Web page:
‘Tis the season for figure skating. It’s one of the very few sports I enjoy watching on television. It’s more artistic than a football game, more graceful than a wrestling match. I love dance and gymnastics and figure skating is like a combination of both with the added challenge of ice.
I’m particularly enthralled with the pairs skating — the throws, the side-by-side spins and jumps, the complicated dangerous lifts. Exciting stuff! But then there are the men and women’s singles, increasing in difficulty every season. I sit on the edge of my seat holding my breath while I wait to see who will land the quads, who’s layback spin demonstrates the best lines and speed.
Sometimes the competition is fierce. Everyone skates clear, practically perfect. Nobody makes any obvious errors. But then there are the other times.
If you’ve ever watched a figure skating competition you know what I mean. The skater begins with a brilliant smile, builds speed with the music, leaps into the air for the first jump — and then something goes drastically wrong. The body tilts the wrong way, the blade slices into the ice at an odd angle, and the skater collapses as the audience winces, “Ohhh!”
Silence engulfs the arena as everyone ponders the same thought; “Will the program be saved?”
Usually, it is. The skater regains control and finishes the program strong. But sometimes the confidence is shaken, the timing is thrown off, the momentum can’t be regained, and the audience watches in horror as the skater stumbles awkwardly through the footwork sequence, spins dangerously close to the boards, and continues to fall — jump after jump after jump.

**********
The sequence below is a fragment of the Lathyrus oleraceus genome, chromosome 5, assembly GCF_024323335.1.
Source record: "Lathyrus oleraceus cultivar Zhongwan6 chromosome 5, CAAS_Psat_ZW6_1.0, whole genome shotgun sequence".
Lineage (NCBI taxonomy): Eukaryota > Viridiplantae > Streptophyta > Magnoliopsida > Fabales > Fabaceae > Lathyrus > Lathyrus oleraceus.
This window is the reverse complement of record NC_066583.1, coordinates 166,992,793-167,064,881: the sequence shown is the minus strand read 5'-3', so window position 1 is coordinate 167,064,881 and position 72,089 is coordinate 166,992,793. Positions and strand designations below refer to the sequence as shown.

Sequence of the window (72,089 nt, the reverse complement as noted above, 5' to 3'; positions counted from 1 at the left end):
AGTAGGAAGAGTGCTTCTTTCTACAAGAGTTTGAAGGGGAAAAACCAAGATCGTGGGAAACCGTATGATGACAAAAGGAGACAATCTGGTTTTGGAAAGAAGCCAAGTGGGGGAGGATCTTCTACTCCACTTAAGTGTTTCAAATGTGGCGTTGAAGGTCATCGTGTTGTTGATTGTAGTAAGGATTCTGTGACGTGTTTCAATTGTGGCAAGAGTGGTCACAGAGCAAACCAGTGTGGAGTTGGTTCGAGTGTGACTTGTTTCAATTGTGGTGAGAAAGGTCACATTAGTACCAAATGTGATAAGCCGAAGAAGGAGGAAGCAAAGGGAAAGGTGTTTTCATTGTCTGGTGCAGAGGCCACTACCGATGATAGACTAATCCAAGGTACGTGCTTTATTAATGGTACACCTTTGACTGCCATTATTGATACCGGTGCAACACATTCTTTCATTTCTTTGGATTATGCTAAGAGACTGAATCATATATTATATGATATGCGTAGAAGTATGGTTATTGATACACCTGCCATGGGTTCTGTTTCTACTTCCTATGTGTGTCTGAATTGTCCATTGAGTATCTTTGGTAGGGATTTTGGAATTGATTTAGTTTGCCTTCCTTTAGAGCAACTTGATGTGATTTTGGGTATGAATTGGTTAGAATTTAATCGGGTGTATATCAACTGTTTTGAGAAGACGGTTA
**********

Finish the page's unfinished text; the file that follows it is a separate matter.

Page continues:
It’s painful to watch these programs. In a desperate attempt to gain some points and confidence the skater often starts adding disastrous unscheduled jumps, and the audience sends silent prayers for a solid landing that never materialises.
But here’s the thing that strikes me most about these horror shows on ice — the skater never quits. He or she pushes to the end of the program no matter how many falls, no matter how out of sync with the music. And when the final note fades and the skater is left alone at centre ice wearing a whole lot of regret and a grim smile, the audience comes onto their feet and applauds the effort, the determination, the sheer guts of it all.
It is very rare for a skater to quit. I think I’ve only seen it once and it was because of a technical problem with the skate blade. Once the music starts, skaters are committed to the program. Anything can happen in that three or four minutes. It can be great or it can be terrible, but either way, you can count on the skater to be there on the ice at the end.
Now, imagine if everyone approached their lives with this sort of strength and determination. What if nobody ever quit? What if nobody ever let fear of failure stop them from reaching their goals? What if everyone shrugged off their embarrassment or humiliation and focused on doing better next time? Imagine a world filled with figure skaters. Imagine the accomplishments!
Giv’er Miramichi is about “What’s up, what’s new, what’s happening”. We are focused on building people up, supporting one another and celebrating our successes.